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Messages - death metal black metal

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Metal / Re: Thrash metal
« on: November 29, 2004, 12:19:14 AM »
That was clear from the very begining.Now knowing your main emphasis I would like to turn the discussion into slightly different direction.What is the "historical fairness" in the case with what is known as "Thrash Metal" ? And why do you concider it to be so ?
According to you media-coinde terms are incorrect, what will your comments be on the media-coined terms as "Heavy Metal" or as Annihilaytor suggested "N.W.O.B.H.M.".
I think you are trying to be too smart, if to use a
colloquial style "smart-ass".

If it was clear from the beginning, why has it taken you so long to understand it?

"Heavy metal" and "NWOBHM" do not replace legitimate terms with media coinage, and are reasonably descriptive, and had a precedent before the media.

"Thrash metal" did not.

Best of luck with your "debate" - I think I've now repeated myself enough.

Metal / Re: Thrash metal
« on: November 28, 2004, 08:13:52 PM »
So If you didn't mean to show your disaproval of this term and to show your attitude to media-coined terms, then would you be so kind as to decript your post.

You're calling an apple an orange because some magazines said so. It makes more sense to stick with the historical name for apples, "apple."

Sorry if it sounds condescending, but I can't imagine simplifying what I already posted any further.

Metal / How to have a hit #1 single
« on: November 28, 2004, 07:33:27 PM »
Firstly, it has to have a dance groove that will run all the way through the record and that the current 7" buying generation will find irresistible. Secondly, it must be no longer than three minutes and thirty seconds (just under 3'20 is preferable). If they are any longer Radio One daytime DJs will start fading early or talking over the end, when the chorus is finally being hammered home - the most important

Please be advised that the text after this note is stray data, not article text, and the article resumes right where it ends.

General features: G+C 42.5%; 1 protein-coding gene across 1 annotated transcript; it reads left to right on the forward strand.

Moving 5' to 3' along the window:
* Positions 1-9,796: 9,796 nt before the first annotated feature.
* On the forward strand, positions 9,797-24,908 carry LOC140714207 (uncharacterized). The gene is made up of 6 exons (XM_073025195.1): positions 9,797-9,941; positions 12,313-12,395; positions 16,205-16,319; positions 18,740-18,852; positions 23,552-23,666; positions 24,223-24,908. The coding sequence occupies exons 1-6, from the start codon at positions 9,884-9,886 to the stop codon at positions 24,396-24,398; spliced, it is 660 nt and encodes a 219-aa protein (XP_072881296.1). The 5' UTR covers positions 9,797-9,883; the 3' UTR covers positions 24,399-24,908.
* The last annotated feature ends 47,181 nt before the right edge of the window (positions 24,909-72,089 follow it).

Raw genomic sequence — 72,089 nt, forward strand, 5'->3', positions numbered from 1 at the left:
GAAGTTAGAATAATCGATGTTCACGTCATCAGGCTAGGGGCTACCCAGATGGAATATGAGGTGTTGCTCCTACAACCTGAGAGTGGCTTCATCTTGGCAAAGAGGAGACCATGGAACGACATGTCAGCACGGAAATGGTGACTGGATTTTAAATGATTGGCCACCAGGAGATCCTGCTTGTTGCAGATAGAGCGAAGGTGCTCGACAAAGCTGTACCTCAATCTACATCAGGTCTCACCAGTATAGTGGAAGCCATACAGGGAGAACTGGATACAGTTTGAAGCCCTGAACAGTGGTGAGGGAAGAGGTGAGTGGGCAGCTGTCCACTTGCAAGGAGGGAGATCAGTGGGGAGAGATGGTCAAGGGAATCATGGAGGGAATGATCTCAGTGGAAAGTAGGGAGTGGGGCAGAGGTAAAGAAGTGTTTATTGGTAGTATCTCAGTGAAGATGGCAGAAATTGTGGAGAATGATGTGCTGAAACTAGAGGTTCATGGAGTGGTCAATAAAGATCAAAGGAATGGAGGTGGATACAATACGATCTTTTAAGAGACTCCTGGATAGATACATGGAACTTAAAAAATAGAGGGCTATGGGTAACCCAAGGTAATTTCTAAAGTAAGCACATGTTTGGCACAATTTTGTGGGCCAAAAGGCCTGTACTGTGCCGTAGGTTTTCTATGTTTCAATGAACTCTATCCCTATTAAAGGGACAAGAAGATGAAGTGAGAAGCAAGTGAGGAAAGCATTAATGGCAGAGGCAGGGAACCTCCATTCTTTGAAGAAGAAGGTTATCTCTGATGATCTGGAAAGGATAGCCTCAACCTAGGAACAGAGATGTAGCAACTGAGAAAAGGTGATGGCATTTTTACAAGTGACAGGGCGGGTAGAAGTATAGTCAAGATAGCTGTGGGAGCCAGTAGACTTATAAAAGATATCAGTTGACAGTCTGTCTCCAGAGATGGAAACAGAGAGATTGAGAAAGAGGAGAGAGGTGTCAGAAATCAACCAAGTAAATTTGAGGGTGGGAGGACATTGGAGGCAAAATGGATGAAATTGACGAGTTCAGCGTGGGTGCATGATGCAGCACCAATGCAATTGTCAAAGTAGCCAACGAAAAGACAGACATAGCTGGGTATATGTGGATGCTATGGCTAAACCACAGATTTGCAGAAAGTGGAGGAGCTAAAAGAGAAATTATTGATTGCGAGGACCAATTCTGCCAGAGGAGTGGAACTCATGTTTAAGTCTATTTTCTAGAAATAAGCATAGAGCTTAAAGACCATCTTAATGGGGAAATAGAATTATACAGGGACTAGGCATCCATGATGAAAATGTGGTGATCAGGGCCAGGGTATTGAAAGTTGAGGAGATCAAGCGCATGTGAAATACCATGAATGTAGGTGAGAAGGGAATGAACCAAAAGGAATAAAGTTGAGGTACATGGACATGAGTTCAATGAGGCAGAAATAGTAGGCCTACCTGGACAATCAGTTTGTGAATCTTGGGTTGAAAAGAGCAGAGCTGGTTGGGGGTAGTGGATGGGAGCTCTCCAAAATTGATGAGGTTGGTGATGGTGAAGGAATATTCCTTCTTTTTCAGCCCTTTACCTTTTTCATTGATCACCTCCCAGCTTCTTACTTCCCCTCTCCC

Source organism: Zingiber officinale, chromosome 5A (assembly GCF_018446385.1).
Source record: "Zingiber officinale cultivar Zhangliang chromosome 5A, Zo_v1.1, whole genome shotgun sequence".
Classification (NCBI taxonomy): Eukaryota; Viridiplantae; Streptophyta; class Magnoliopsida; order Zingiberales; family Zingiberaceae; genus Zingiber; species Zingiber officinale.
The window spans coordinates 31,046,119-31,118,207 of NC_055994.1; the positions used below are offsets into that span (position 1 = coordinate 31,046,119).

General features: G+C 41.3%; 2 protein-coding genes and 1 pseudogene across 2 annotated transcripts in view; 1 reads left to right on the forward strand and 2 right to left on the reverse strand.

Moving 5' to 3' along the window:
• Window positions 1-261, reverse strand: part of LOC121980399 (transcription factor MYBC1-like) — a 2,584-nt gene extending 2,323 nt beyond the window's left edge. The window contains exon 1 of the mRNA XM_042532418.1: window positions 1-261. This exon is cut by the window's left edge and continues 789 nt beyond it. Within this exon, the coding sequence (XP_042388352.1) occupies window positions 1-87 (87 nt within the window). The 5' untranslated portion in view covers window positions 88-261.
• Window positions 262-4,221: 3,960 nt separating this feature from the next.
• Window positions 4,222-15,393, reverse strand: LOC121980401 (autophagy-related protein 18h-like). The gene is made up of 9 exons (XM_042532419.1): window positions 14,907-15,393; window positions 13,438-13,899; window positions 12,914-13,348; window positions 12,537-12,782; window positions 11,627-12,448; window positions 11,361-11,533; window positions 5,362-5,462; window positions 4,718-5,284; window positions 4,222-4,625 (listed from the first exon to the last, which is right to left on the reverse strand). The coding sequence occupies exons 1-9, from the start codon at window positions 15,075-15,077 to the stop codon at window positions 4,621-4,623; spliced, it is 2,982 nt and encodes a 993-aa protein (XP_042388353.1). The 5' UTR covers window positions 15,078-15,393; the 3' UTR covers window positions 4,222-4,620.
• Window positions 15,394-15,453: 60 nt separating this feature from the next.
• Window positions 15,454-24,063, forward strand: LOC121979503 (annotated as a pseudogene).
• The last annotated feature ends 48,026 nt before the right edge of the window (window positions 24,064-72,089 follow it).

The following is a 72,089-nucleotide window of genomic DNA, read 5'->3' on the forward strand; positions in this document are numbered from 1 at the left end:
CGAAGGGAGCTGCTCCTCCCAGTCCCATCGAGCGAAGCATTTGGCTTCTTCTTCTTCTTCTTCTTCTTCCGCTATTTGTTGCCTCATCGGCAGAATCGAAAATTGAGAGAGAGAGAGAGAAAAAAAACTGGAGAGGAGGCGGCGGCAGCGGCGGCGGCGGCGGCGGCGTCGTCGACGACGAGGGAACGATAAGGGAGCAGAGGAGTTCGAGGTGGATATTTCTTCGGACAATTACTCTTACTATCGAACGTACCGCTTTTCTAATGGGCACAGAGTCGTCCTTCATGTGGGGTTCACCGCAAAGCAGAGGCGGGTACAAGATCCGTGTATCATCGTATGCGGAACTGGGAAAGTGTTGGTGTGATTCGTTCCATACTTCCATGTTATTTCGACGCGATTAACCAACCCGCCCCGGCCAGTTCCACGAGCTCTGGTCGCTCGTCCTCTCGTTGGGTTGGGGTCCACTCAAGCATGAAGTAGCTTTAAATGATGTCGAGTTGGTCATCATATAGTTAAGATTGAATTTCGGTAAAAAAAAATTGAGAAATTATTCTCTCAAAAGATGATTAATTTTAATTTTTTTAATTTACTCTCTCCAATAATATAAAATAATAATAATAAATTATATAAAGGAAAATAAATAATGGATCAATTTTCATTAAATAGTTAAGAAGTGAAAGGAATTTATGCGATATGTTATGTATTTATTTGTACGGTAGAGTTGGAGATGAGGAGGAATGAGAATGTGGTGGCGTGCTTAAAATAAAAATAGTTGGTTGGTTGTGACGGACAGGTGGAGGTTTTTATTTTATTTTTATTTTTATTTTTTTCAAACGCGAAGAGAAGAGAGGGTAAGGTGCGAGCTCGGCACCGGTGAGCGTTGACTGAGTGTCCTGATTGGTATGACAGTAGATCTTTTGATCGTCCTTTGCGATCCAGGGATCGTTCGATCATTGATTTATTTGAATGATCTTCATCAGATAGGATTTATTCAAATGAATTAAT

part of any record. Thirdly, it must consist of an intro, a verse, a chorus, second verse, a second chorus, a breakdown section, back into
a double length chorus and outro.


Metal / Re: Thrash metal
« on: November 28, 2004, 06:13:53 PM »
So you claim that "Thrash" is invalid term because of it being a mix of some other, basic genres ?

I assume the problem is you don't want to accept the terms coined by media.

I think you have misread what I wrote above. You are wrong on both counts.

Metal / Re: Thrash metal
« on: November 28, 2004, 04:58:46 PM »
Exactly. Where the logic problem comes in is that SRP accepts Black Metal by its later definition and does not define it by the same time period he defines Thrash in with.